Mapping the high-intensity growth of the Freight Forwarding Market

air freight

As an intermediary between a shipper and various transportation services, freight forwarders have always been at the forefront to enable smooth and efficient logistics. During the pandemic, they were also the first to take the hit and witnessed a significant contraction as countries across the globe went under lockdown. As people adapted to the new normal to enable efficient deliveries of essentials, the forwarders adapted to innovations and pushed new landscapes. Now, as we move forward, we see the industry standing on solid grounds and stepping into a brighter future.

After the World Health Organisation (WHO) declared COVID-19 as a pandemic in early 2020, countries across the world went under lockdown, and among many others, the freight forwarding industry was the first to reel under the effects of the pandemic.

According to Statista, the global freight forwarding market in 2020 witnessed a significant contraction of 8.7%.

While the closing of borders within the nations in different containment zones and reverse migration affected the road freight severely, the grounding of passenger planes and the cancellation of flights took a toll on the air freight segment.

“In Air Freight, as a large part of passenger planes were grounded, the belly-hold capacity was missing, and the total available capacity was more than 20% below pre-COVID-19 levels. The demand for air freight exceeded available capacity on most trade lanes, leading to historical high-rate levels,” said Cyrus Katgara, Partner, Jeena & Company.

“The contraction was surely on the cards, and I believe we are still lucky that the same was below double digits,” said Mahesh P Trikha, Managing Director, Aargus Global Logistics Pvt Ltd. while supporting the above argument.

On that same note, sea freight, which for the longest time has been used as a cheaper alternative means of transport at the expense of timely delivery, also felt the impact of the virus as many suppliers shut down their operations.

While sea freight also faced the burns of the pandemic, it was much less than that faced by the air freight market.

 “The market volumes declined 5-7% compared to 2019-20. Due to efficient capacity management by the carriers, rates were high during 2020-21and during Q3 and Q4, the rates reached record levels on several trade lanes’, Mr Katgara said.

With barely anything to transport, and empty containers stacking up at ports, the ever-busy ports were seen serving as docking ports for many cargo liners in the initial days of the lockdown.

However, Ashish Asaf, Managing Director & CEO – S.A. Consultants & Forwarders said that “Contrary to expectations, demand for container shipping (ocean freight) has grown during the pandemic, bouncing back quickly from an initial slowdown.”

Besides all these, another major hurdle in the way of operations was the lack of manpower.

Working at 5% and especially for essential goods, the industry faced a delay in getting bookings/space confirmation & responses in both air and sea freight. The clearance process was also delayed, even after the gradual ease in restrictions due to the backlogs.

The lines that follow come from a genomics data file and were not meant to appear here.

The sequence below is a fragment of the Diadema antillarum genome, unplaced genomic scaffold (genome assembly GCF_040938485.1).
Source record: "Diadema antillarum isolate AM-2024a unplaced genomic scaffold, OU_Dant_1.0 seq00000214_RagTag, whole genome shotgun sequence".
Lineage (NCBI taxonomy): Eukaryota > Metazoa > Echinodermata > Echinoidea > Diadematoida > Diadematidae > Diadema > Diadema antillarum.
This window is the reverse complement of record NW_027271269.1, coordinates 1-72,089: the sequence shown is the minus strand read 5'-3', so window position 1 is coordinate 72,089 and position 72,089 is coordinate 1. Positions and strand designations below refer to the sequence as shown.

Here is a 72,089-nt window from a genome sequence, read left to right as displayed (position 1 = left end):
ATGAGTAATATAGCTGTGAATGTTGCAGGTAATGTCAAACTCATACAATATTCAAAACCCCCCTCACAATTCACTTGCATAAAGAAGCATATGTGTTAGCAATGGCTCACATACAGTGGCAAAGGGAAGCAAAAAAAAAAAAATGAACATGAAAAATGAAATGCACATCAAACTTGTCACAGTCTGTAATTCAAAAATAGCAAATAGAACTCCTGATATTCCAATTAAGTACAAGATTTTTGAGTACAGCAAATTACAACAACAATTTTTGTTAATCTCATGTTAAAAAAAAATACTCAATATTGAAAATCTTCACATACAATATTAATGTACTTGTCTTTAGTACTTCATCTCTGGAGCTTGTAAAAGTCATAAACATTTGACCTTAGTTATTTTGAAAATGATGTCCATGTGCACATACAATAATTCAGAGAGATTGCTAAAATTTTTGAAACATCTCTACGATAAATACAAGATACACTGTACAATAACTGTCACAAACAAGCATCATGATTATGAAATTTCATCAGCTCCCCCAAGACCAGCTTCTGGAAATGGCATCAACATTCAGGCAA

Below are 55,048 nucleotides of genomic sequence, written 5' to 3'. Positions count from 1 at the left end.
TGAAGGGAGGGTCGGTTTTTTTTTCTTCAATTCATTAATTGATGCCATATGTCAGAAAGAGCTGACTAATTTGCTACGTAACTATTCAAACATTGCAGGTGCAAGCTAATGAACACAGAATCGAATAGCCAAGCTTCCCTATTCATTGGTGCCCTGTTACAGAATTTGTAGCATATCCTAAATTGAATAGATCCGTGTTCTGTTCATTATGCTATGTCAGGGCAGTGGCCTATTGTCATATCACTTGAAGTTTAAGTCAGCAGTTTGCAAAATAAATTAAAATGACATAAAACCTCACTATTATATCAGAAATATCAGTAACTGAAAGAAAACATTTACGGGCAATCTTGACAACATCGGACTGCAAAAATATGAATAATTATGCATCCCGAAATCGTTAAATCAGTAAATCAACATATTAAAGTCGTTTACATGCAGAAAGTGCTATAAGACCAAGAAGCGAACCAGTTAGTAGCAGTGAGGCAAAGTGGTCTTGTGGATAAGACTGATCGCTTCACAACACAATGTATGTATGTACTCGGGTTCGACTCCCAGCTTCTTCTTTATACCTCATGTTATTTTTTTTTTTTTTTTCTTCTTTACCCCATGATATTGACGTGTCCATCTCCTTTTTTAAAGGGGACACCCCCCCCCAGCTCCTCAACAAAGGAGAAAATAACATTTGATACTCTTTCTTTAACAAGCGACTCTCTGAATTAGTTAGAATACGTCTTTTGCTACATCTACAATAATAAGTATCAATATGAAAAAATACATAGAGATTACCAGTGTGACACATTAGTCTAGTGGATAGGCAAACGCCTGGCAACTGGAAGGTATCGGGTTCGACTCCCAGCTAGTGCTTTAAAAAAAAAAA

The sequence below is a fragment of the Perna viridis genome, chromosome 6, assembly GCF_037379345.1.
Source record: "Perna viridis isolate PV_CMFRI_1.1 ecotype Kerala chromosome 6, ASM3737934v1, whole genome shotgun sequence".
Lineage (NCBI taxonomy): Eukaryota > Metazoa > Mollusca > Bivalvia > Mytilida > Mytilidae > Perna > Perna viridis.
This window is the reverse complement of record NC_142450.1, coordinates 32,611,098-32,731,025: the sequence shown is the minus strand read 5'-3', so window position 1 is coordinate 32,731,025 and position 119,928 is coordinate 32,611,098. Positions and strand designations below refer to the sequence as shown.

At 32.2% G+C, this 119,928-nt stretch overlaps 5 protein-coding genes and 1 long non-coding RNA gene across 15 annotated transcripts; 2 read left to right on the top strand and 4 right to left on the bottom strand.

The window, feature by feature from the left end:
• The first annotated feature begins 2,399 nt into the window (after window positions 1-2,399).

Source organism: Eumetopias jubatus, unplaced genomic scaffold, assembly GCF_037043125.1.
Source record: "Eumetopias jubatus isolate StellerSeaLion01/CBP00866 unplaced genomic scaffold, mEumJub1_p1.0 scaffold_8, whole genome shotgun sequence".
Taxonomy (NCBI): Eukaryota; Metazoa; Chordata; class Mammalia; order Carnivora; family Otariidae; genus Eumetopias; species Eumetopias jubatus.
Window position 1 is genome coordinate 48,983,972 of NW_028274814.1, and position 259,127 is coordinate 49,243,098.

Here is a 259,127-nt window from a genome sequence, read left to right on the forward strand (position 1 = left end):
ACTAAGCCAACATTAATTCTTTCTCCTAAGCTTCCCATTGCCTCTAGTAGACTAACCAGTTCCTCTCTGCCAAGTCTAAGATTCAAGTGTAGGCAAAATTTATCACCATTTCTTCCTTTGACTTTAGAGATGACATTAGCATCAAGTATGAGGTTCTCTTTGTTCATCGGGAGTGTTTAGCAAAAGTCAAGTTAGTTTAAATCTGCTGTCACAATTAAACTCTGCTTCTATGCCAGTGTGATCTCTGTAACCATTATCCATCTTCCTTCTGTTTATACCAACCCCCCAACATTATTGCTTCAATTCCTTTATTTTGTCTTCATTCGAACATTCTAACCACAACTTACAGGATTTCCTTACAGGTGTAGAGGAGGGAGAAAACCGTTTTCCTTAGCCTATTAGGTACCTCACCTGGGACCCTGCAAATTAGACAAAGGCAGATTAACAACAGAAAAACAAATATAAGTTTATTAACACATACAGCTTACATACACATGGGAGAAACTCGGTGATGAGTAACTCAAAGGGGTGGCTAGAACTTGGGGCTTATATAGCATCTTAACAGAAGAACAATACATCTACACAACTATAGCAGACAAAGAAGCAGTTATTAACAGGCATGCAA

Giving an overall gist of the challenges faced by the air and sea freight, Mr Trikha said, “The challenges are acute shortage of Containers and Space for Air Shipments. The most benefited segment being Air Charter operators and Shipping lines who got into action and due to very high demand of space the freight rates got doubled or trebled too.”

Adding to the same, Mr Asaf said, “Although the pandemic disruptive nature is at the core of the container shortage, the escalations in freight made the carriers reap historic profits in these times. Overall, all disruptions were bad for end customers but were beneficial to carriers and forwarders.”

The freight forwarding market came face-to-face with many unexpected challenges during the pandemic. But at the same time, it also made businesses realise the prime role of freight forwarders in delivering commodities through international supply chains and pushed new landscapes in the sector.

Digital Freight Forwarding Market in India

As markets show signs of recovery, majorly backed by the manufacturing and e-commerce segment, it paves the way for the digital freight forwarding Market, especially in a developing nation such as India, which was growing at its own pace.

Although the digital freight forwarding landscape in India was constantly evolving, it was only during the pandemic that the much-discussed concept of decades came into prominence.

“The industry now understands the freedom given by the cloud-based logistics, and freight forwarding software wherein the managers can control the operation remotely in real-time, and all the members have the access to current updates,” says Mr Asaf

As people were forced to stay indoors, online shopping gained more popularity across the world, giving a boom to both domestic and cross border e-commerce in developing markets like India. The COVID circumstances and the increased access to the internet also pushed the manufacturers to shift from traditional freight forwarding to digital freight forwarding.

This is an abridged version of an article that was originally published in the Anniversary Special – August Issue of the Logistics Insider Magazine. To read the full story, grab your copy now.

Leave a Reply

Your email address will not be published. Required fields are marked *